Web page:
It’s a long wander south through Trastevere to get to Brasserie 4:20, but it’s worth the walk for two reasons. One is to get to a great beer bar, and the other is the chance to pass through one of the old gates in the original city walls. Sadly, the last 10 minutes of the walk are along an unlovely boulevard, lined with stores selling cut-price furniture and auto trim, but it gives a nice sense of transition from the ancient civilization within the city walls to the barbaric wilderness without. And anyway, Brasserie 4:20 is a place that you want to arrive at hungry and thirsty.

If Bar Open represents the Italian craft scene, and Bir E Fud is the pizza and beer spot, and Ma Che… is just a neighborhood bar that happens to sell a great range of beers, then Brasserie 4:20 is the one that casts its eye farther afield and looks for the best of the best on a global scale. Alex Liberati, the owner of Brasserie 4:20 and Revelation Cat brewery, explains his concept: “It’s always been about sourcing the hardest beers to find and presenting them in the best of conditions. I think the only reason why Brasserie 4:20 has evolved the way it has is my passion for beer and my constant traveling. It’s about variety and completeness. I understand that maybe a foreigner has more interest to try Italian beers, but I see Brasserie 4:20 more inserted in a ‘citizen of the world’ context.” Citizen of the world indeed, as the mix of Italian, American and European beers shows (Pizza Port, Thornbridge, Dark Star).

For a day of beer trekking outside the capital, head northeast an hour from Rome to Birra del Borgo, where you’ll find their new brewery a little way outside of the sleepy cobbled village of Borgorose. The small original brewery is in the village itself, looking out over fields and foothills. The old brewery is still used for test brews and limited volume one-offs. At the moment, the brewery is happy to show people around, but visits are strictly by prior arrangement only, so contact the brewery in advance through its Web site. Di Vincenzo hopes to open a bar in the tiny village, an impressively humble ambition for someone whose beers are about to be world famous.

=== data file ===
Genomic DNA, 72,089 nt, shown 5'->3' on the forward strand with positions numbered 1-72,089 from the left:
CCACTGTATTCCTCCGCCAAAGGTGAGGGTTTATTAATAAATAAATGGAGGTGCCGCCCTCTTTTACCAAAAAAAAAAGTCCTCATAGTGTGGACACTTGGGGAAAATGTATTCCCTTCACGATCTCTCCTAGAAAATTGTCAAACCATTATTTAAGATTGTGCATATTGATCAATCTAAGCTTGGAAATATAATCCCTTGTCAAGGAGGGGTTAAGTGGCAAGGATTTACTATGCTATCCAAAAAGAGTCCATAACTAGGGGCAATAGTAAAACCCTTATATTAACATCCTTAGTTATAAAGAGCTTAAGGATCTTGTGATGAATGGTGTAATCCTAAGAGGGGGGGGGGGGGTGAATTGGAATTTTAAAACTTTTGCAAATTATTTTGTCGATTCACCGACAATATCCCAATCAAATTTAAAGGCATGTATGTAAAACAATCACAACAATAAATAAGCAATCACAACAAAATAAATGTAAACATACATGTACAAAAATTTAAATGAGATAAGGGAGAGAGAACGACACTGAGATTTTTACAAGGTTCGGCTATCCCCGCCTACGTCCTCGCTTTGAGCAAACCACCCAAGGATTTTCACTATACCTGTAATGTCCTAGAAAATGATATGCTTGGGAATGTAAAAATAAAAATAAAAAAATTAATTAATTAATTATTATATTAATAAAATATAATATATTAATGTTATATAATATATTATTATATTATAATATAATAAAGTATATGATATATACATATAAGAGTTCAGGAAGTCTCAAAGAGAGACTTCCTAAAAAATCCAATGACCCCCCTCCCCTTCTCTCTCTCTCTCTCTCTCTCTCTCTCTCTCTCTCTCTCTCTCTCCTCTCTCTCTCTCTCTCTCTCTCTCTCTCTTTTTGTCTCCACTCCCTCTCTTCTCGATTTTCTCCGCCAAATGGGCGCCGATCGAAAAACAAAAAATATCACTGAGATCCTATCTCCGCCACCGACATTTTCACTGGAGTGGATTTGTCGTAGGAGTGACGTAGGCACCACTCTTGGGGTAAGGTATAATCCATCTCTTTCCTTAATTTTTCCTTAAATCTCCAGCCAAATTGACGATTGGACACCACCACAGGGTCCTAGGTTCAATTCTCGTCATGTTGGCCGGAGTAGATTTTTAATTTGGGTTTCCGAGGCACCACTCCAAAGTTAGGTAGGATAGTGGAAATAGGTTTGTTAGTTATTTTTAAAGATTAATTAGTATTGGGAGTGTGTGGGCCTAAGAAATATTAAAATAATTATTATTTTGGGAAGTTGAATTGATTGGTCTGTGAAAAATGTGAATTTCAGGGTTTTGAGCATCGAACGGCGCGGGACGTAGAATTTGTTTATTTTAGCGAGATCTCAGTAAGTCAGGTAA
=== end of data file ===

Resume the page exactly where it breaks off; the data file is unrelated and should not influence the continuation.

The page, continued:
There’s no escaping the fact that the beer scene in Italy is still emergent, concentrated in a few locations and still in the hands of a relatively small number of key players. But if the tenfold increase in the number of craft breweries in the last five years is indicative of things to come, with the rise in craft breweries and brewpub culture, Italy may yet become the European equivalent of California.



Planning a trip to Italy? Make sure you check out these beer landmarks:


Le Baladin (

Birrificio Grado Plato 


Torrechiara (

Birrificio del Ducato 


Revelation Cat (

Birra del Borgo 




Northern Italy

Casa Baladin: Piazza V Luglio 15, Piozzo (

Birrificio Torino: via Parma 30, Turin (

Birrificio Italiano: via Castello 51, Lurago Marinone


Birrificio Lambrate: via Adelchi 5, Milan (

BICU: Porto Antico, Magazzini del Cotone, Genoa; plus other locations (

Birra Busalla: Localita’ Birra 3, Busalla (



Bar Open Baladin: via Degli Spiecchi 5, Campo de’ Fiori, Rome (

Bir E Fud: via Benedetta 23, Trastevere, Rome 


Ma Che Siete Venuti A Fa’: via Benedetta 25, Trastevere, Rome (

Brasserie 4:20: 82, via Portense, Trastevere, Rome



The key text for information about the beer, brewing and brewpub scene in Italy is the final chapter of “EurHop!” which is compiled by Lorenzo Dabove (a.k.a. Kuaska). At the time of this writing, it is available in Italian only, but translating the relevant parts of it will sharpen up your beer-related Italian.


Pat Mulloy's picture
I spent a few years living in an Italian neighborhood in Toronto and fell in love with the energy, enthusiasm and the food and the great respect and joy they paid to the meal and its accompaniments. It is exciting to see that passion applied to beer and this article gives you an pleasant and informative introduction to the new Italian craft beer. I am especially excited to read about Eataly in New York City and it gives me another reason to make the pilgrimage east.